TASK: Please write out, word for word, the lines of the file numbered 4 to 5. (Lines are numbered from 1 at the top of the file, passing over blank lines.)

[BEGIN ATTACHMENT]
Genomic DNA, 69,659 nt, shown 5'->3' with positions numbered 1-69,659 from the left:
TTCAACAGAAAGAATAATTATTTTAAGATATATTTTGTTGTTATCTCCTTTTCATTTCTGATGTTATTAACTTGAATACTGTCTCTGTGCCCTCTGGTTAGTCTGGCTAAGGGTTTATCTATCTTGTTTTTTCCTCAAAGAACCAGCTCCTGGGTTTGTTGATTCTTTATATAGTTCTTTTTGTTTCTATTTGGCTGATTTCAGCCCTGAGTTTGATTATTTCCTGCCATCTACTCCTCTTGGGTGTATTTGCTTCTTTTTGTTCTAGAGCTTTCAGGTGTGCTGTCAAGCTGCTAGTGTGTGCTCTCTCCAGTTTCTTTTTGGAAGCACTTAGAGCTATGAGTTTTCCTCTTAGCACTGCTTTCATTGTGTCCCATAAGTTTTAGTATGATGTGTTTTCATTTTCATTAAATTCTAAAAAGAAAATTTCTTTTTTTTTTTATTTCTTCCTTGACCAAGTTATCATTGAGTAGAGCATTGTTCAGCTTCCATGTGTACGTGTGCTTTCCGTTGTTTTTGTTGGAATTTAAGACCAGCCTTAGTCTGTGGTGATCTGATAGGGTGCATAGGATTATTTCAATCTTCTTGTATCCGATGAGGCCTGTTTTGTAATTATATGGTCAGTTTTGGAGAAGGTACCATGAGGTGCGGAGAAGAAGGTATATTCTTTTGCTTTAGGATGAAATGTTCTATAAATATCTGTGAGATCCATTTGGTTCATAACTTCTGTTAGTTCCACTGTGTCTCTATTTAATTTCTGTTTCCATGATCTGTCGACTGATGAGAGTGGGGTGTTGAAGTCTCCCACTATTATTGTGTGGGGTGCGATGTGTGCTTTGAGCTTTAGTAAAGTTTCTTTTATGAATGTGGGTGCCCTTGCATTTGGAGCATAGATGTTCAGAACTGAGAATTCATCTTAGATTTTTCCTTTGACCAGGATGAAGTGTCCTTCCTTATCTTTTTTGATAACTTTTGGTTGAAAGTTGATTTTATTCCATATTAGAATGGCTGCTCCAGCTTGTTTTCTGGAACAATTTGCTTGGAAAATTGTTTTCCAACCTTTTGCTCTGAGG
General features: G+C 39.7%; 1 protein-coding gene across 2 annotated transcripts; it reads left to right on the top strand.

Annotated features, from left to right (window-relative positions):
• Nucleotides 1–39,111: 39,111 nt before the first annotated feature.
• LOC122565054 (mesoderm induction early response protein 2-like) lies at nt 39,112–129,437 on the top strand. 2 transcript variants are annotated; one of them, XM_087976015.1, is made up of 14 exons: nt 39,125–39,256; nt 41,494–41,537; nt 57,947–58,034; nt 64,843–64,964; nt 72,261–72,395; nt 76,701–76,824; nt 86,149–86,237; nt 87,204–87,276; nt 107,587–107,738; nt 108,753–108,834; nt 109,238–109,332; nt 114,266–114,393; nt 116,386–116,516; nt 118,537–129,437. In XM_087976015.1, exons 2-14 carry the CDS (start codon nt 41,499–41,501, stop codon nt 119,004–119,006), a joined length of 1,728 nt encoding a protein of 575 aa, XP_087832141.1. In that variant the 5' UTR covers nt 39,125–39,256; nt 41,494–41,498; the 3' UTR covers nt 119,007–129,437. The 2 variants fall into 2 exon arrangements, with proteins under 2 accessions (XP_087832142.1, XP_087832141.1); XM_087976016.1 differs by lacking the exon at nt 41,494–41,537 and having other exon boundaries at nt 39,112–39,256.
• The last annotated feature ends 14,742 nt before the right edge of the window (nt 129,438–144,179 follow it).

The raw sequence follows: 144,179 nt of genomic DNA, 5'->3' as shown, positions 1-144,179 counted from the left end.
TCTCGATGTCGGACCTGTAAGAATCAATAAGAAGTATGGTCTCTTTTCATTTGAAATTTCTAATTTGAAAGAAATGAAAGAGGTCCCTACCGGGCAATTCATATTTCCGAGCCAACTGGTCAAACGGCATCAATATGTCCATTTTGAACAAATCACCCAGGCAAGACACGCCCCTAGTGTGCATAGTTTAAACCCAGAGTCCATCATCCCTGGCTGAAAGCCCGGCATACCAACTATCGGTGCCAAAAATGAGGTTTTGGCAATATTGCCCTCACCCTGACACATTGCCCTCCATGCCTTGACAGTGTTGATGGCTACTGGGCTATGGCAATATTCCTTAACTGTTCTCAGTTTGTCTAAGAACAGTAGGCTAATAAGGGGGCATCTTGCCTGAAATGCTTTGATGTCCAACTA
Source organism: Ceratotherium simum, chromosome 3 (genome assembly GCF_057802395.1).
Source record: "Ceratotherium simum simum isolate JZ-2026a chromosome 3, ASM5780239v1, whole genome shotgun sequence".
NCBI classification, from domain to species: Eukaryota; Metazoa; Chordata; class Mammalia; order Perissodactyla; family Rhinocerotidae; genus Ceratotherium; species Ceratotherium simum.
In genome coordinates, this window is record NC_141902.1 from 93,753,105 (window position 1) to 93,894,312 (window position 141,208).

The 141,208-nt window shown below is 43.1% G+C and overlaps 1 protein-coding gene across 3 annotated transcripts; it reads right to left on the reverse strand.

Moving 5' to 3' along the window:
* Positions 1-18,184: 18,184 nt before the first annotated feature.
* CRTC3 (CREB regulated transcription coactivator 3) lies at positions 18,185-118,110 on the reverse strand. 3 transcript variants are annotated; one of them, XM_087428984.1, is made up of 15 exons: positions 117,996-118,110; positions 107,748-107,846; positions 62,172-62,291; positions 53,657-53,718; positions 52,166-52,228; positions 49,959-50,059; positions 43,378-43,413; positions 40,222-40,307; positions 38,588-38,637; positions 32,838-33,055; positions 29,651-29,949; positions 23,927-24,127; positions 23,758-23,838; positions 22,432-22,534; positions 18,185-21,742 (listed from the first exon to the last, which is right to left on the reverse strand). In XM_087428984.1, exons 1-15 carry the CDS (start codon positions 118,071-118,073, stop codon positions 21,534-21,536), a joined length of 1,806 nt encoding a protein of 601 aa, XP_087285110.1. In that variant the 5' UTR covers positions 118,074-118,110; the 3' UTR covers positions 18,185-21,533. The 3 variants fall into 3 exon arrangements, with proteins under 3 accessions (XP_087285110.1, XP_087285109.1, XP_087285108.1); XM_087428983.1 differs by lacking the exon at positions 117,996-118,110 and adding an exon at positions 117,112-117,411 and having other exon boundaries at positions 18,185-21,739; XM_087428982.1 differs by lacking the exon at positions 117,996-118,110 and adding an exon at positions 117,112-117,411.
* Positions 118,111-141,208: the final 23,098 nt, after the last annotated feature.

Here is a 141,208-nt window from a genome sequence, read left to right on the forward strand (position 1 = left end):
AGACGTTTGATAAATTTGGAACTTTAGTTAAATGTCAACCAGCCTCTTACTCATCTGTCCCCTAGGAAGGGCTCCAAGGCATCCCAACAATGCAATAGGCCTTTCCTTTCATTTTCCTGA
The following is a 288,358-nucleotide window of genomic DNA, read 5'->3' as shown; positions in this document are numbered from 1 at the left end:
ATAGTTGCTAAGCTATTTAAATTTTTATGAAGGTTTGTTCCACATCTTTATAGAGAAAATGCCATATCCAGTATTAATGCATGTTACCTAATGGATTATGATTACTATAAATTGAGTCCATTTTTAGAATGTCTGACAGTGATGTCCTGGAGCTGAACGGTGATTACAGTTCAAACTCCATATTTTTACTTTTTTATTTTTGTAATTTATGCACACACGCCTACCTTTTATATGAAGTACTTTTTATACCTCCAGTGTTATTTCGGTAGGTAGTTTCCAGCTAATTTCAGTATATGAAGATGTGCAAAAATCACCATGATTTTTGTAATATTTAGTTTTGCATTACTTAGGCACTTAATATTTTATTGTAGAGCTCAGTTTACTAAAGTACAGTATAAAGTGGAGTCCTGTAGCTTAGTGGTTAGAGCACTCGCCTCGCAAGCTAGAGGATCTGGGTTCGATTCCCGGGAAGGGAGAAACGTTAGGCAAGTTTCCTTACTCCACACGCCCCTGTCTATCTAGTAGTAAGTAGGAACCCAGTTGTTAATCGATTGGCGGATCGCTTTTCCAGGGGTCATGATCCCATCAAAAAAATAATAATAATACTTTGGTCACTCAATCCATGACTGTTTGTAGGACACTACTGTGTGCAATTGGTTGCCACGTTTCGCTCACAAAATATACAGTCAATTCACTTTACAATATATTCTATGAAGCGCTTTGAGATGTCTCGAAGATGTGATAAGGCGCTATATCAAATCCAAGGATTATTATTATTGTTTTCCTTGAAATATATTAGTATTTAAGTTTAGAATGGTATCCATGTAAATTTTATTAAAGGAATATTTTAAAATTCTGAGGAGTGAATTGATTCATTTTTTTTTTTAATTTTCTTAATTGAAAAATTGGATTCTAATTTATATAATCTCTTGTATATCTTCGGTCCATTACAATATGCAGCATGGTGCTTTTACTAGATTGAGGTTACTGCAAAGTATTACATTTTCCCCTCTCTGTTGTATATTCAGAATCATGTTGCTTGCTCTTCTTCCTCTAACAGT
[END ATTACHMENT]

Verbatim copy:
Annotated features, from left to right (window-relative positions):
• Nucleotides 1–39,111: 39,111 nt before the first annotated feature.